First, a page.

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Primary school told by Ofsted that it must do better

Dene House Primary School, Peterlee.
Dene House Primary School, Peterlee.

Education watchdogs say an East Durham school must do better.

Ofsted visited Dene House Primary School in Peterlee and rated it as needing improvement.

Working with new leaders to ensure that issues highlighted in the report are addressed

Jim Smith

The school, which converted to an academy three years ago, was found to require improvement in all areas apart from the early years provision which is good.

Jim Smith, CEO of the Trudhoe Learning Trust, which overseas the school, said: “Having been an inadequate school at its last inspection, the trust is satisfied that Dene House Primary is improving, but acknowledges that further improvement is required.

“Directors, governors and leaders are very ambitious for the school and are determined that it will reach a good level of performance in the near future.

“The Trust has a track record in improving school performance and will be working with new leaders to ensure that issues highlighted in the report are addressed.”

In their report the inspectors said of the Manor Way school: “Improvements in the quality of teaching, identified by leaders as being needed, have been hampered by changes in leadership.”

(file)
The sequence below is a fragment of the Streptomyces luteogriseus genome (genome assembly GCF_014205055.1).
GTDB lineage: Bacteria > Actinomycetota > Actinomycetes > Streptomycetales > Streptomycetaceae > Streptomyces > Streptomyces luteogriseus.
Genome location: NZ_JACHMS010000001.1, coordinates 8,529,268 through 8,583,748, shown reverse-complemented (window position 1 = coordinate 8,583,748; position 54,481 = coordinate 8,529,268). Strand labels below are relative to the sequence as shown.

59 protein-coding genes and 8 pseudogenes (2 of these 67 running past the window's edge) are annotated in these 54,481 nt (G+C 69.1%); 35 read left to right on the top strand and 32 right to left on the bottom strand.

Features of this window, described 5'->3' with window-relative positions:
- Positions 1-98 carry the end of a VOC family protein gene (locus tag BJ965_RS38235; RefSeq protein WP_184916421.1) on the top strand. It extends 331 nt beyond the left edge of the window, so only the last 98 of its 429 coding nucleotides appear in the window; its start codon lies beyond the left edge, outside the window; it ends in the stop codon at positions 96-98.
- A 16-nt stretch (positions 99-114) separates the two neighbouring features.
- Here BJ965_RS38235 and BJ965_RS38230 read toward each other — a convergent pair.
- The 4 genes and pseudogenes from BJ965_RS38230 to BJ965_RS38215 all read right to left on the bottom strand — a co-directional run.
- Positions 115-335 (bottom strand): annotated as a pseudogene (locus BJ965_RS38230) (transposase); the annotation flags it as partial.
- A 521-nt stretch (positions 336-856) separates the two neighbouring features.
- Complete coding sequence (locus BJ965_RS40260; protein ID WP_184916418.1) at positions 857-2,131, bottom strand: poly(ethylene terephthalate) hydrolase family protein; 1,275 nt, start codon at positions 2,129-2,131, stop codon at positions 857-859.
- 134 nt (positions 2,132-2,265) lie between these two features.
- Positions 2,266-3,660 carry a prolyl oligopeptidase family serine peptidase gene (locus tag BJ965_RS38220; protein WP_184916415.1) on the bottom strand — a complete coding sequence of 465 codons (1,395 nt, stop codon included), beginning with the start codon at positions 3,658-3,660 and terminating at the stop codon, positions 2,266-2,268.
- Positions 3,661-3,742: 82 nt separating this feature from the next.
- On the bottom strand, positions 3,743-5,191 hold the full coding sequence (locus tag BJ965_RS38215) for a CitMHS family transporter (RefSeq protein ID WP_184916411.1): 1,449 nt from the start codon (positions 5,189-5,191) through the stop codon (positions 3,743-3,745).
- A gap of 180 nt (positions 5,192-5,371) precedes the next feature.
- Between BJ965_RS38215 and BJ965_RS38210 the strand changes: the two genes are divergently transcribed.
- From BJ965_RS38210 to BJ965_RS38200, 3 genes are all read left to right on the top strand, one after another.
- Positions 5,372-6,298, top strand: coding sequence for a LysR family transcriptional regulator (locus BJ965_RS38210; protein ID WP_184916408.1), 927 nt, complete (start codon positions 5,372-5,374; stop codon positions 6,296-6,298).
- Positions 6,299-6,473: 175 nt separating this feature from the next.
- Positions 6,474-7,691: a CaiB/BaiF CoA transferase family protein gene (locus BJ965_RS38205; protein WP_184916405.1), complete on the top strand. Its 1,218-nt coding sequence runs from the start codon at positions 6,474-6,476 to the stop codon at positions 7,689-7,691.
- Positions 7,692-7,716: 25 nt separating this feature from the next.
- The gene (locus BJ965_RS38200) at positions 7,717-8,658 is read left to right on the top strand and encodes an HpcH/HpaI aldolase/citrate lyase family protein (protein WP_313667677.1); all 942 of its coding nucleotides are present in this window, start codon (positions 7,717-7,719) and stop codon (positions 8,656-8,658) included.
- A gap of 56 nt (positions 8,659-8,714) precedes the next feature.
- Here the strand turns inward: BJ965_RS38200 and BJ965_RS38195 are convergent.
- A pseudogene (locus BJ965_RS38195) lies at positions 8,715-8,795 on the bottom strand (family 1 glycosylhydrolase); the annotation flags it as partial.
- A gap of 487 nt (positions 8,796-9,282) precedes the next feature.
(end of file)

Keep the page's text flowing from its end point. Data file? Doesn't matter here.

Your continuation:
And, governors do not fully hold leaders to account for the impact of pupil premium funding on disadvantaged pupils’ outcomes.

Inspectors said the system for tracking pupil progress is not used effectively and teaching is inconsistent.

The report said: “Not all teachers have high expectations of what pupils could achieve. Too few pupils make fast progress to help them catch up.

“There is insufficient challenge for the most able pupils.”

However, they said: “The acting headteacher, well supported by an associated headteacher, has a clear vision of the quality of education that pupils at Dene House deserve.

“This vision is clearly shared by staff. Despite turbulence in leadership, staff morale is strong and reflects the commitment of staff to school improvement.”

The inspectors said the school has a number of strengths including being a caring school, which is effective in supporting the welfare of pupils and families.

They said: “Safeguarding procedures are robust and pupils said that they feel safe.

“The provision in the early years gets the children off to a good start and prepares them well for key stage 1.

“The support for pupils who have special educational needs (SEN) and/or disabilities is good and this ensures that these pupils make good progress.

“Pupils show respect for each other and adults in school. They conduct themselves well around the school and in the playground.”

To improve the school needs to address the quality of teaching so that it is consistently good or better to raise pupils’ attainment, improve leadership and management and undertake an external review of the use of the pupil premium funding in order to assess how this might be improved.